Chlor-Alkali Strives to Stay Competitive
High Energy Prices Threaten European Industry as Imports from Low-Cost Producers Rise
For Europe's chlor-alkali industry, reduction of its rising production costs, especially energy costs, is now a pressing priority. This is not only because of the sector's low margins but also because of the need to stem an alarming decline in its share of its own domestic market to imports, particularly from North America. Ironically the biggest cuts in the European industry's total energy consumption could stem from another major challenge - the necessity in the next three to four years to close all of its remaining mercury capacity. A switch from the mercury process, amounting at present to 18% of Western European capacity, to membrane technology could result in considerable savings in individual plants, in which energy can account for as much as 60% of total production costs.
Need for Cost Reduction
The issue of costs at a time of rising energy prices, tighter environmental regulations and intensifying competitive global markets for chlor-alkali products like caustic soda was the main theme of the recent technology conference in Madrid of Euro Chlor, Europe's trade association for chlor-alkali producers. Andrew Brown, director of the inorganics group of the consultancy IHS, warned the conference that the European chlor-alkali industry had been falling behind its major competitors, particularly North America, since the 1990s. In the last four years the trend has accelerated.
The margins on an electrochemical unit (ECU), a measurement of chlor-alkali output, were about equal between the two regions in the late 1990s. But over the last few years the average ECU margins were around $200 lower in Europe, Brown said. The US had more chlorine production capacity - 13.7 million tons a year against 11.1 million tons in Western Europe - but a third fewer players at 24 compared with 36. The average capacity per player in the US was 600,000 tons a year against 300,000 tons in Western Europe. In 2013 the average cash margin for each chlorine producer in the US was $230 per ECU while in Western Europe it was $36, Brown said.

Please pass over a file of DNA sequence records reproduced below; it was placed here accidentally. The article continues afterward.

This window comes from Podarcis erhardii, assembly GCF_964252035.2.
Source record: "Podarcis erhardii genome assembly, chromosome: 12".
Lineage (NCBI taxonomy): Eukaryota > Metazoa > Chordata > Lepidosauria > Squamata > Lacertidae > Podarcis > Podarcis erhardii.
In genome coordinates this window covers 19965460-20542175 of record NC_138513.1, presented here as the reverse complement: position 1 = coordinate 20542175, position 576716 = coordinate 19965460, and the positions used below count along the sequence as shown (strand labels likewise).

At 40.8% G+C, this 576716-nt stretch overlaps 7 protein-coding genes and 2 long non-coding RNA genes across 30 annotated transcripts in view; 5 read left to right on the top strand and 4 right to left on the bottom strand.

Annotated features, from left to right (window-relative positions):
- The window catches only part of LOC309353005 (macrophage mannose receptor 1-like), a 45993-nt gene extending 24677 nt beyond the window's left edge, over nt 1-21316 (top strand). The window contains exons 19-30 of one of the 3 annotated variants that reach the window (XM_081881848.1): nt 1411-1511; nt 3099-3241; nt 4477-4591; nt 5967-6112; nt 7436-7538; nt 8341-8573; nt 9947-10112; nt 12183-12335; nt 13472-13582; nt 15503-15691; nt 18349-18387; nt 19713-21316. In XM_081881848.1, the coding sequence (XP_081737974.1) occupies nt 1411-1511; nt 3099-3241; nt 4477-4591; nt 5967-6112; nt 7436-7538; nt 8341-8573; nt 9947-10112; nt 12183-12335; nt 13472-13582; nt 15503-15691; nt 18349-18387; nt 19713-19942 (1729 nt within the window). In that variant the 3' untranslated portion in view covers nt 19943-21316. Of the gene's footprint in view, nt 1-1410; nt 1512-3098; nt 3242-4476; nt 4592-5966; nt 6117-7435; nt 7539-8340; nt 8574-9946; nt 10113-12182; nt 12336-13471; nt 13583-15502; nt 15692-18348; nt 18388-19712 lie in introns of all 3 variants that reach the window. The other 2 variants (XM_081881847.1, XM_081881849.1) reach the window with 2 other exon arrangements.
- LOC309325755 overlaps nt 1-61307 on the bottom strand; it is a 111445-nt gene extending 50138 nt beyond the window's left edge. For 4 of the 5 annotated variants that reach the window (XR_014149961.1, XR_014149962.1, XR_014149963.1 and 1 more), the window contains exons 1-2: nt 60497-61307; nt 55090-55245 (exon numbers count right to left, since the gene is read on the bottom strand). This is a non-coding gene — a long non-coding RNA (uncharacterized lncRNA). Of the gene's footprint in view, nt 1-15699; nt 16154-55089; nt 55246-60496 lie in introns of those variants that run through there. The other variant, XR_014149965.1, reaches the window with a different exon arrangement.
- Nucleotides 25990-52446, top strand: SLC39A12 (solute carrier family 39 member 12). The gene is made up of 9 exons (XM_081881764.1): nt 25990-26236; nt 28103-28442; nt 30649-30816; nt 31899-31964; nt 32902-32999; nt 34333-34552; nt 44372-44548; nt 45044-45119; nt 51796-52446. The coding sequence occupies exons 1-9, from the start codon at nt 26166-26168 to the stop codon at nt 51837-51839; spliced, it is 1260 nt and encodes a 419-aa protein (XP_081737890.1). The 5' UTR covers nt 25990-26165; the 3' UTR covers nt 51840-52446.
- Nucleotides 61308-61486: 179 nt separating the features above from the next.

Because of the shale gas boom in the US, a wide gap had opened up between North American energy prices and those in Europe, which was affecting the international competitiveness of European chlor-alkali products. Natural gas prices in the US are now over half those in Europe. Alistair Steel, Euro Chlor's executive director, told the meeting that electricity cost per ECU now varies between 45% and 60% of full cash costs. In the European Union, governments are permitted to provide financial compensation to chlor-alkali producers and other energy-intensive sectors for high energy costs. "But not all member states pay this," he said.